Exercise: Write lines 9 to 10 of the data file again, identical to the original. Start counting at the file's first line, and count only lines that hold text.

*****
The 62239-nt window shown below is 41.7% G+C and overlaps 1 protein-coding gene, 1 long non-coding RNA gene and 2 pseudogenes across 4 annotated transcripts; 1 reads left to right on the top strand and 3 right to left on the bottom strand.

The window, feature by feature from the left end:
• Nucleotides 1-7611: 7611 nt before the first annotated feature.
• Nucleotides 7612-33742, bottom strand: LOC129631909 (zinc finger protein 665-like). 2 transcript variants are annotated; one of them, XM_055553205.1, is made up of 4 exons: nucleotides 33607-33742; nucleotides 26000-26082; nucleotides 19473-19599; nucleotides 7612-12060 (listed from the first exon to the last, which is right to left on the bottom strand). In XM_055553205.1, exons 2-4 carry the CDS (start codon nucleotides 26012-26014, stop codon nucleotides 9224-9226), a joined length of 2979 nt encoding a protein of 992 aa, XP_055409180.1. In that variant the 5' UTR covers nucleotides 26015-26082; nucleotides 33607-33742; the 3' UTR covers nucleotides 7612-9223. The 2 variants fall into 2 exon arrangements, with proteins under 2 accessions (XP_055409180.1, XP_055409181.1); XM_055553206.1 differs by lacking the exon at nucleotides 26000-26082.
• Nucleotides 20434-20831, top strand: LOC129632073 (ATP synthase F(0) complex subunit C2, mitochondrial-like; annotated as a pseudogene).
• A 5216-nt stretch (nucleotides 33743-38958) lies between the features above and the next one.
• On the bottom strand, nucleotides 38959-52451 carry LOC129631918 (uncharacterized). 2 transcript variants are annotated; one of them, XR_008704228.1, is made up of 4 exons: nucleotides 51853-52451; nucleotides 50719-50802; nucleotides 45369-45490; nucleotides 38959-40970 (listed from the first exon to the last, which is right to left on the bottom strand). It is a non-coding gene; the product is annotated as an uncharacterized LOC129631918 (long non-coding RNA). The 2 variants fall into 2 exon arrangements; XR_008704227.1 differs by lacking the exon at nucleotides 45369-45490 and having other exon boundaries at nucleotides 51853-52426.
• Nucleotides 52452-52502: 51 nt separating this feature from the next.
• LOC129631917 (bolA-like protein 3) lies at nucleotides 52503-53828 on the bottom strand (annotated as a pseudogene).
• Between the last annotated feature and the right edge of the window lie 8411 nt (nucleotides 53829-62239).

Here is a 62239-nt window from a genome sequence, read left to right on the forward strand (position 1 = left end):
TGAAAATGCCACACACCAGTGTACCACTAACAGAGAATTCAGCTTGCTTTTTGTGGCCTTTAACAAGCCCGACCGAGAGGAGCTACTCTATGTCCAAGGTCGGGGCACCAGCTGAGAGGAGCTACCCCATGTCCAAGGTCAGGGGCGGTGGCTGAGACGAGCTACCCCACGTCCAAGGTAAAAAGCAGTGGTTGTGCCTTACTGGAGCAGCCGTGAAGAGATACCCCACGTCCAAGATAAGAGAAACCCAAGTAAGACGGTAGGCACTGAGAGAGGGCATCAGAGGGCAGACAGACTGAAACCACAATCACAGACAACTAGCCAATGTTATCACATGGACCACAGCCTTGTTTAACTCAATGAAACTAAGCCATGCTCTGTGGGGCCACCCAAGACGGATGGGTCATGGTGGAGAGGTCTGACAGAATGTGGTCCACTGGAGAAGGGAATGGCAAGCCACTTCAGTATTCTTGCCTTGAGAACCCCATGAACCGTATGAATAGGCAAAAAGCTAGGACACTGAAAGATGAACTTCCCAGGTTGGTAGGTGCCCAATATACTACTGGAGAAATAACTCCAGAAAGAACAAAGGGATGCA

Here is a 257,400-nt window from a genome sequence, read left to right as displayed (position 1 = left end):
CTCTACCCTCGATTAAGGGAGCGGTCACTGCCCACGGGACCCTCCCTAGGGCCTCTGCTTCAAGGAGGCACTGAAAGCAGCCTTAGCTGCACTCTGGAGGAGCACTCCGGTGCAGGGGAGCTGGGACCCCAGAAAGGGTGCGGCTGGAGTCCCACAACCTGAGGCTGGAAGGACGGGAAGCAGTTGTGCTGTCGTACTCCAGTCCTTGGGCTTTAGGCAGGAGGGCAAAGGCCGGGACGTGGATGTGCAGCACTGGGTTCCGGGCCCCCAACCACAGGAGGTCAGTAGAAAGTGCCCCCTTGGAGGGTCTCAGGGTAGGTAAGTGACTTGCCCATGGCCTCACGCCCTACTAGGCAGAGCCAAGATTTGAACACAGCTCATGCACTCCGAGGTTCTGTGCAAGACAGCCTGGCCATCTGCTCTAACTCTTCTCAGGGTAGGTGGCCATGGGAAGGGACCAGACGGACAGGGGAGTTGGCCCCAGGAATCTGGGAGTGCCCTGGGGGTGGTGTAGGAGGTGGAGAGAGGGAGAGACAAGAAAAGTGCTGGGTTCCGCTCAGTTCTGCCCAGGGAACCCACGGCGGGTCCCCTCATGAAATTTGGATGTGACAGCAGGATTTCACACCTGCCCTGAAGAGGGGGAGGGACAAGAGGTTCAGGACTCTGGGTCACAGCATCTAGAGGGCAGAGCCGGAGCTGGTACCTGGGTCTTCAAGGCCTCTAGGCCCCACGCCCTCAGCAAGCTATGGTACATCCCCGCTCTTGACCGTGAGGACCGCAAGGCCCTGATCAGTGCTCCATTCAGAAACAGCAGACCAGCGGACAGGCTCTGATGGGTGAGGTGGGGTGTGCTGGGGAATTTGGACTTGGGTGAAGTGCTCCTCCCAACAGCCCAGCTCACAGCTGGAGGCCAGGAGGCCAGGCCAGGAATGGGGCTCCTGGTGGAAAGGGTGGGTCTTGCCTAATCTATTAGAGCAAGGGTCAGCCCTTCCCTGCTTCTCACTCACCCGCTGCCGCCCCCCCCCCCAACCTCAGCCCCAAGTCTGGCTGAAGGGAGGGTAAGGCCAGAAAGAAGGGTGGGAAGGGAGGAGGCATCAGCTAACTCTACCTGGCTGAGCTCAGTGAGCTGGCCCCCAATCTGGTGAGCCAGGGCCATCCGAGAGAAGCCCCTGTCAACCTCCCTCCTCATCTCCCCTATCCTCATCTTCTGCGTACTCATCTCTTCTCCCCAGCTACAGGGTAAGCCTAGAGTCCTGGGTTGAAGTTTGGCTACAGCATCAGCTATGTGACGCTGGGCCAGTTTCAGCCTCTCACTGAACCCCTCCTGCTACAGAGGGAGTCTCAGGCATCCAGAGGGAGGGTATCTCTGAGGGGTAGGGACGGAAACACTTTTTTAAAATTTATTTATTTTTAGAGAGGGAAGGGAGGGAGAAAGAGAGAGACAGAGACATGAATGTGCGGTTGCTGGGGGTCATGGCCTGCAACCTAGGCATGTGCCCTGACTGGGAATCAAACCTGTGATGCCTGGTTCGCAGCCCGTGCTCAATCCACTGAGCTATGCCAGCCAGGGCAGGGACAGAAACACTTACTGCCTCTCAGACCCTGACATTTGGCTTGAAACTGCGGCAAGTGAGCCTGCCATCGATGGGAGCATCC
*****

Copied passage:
• LOC129631917 (bolA-like protein 3) lies at nucleotides 52503-53828 on the bottom strand (annotated as a pseudogene).
• Between the last annotated feature and the right edge of the window lie 8411 nt (nucleotides 53829-62239).